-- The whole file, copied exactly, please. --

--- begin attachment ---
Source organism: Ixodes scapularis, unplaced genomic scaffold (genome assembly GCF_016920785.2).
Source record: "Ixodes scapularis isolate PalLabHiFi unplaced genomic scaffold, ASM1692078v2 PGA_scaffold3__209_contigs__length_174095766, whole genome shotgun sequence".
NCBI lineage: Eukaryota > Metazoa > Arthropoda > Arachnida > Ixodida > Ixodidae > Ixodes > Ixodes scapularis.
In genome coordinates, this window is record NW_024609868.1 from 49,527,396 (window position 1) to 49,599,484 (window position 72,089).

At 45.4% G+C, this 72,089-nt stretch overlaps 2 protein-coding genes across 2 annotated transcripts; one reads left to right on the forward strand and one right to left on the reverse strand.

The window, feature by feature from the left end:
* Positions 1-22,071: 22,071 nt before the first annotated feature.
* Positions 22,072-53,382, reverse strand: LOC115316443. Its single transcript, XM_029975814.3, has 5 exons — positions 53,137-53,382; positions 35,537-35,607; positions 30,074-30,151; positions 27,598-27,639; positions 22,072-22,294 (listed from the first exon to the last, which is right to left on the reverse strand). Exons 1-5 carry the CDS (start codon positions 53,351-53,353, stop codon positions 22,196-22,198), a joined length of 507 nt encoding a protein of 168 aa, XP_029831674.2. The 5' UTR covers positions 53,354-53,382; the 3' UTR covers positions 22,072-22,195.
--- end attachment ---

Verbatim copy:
Source organism: Ixodes scapularis, unplaced genomic scaffold (genome assembly GCF_016920785.2).
Source record: "Ixodes scapularis isolate PalLabHiFi unplaced genomic scaffold, ASM1692078v2 PGA_scaffold3__209_contigs__length_174095766, whole genome shotgun sequence".
NCBI lineage: Eukaryota > Metazoa > Arthropoda > Arachnida > Ixodida > Ixodidae > Ixodes > Ixodes scapularis.
In genome coordinates, this window is record NW_024609868.1 from 49,527,396 (window position 1) to 49,599,484 (window position 72,089).

At 45.4% G+C, this 72,089-nt stretch overlaps 2 protein-coding genes across 2 annotated transcripts; one reads left to right on the forward strand and one right to left on the reverse strand.

The window, feature by feature from the left end:
* Positions 1-22,071: 22,071 nt before the first annotated feature.
* Positions 22,072-53,382, reverse strand: LOC115316443. Its single transcript, XM_029975814.3, has 5 exons — positions 53,137-53,382; positions 35,537-35,607; positions 30,074-30,151; positions 27,598-27,639; positions 22,072-22,294 (listed from the first exon to the last, which is right to left on the reverse strand). Exons 1-5 carry the CDS (start codon positions 53,351-53,353, stop codon positions 22,196-22,198), a joined length of 507 nt encoding a protein of 168 aa, XP_029831674.2. The 5' UTR covers positions 53,354-53,382; the 3' UTR covers positions 22,072-22,195.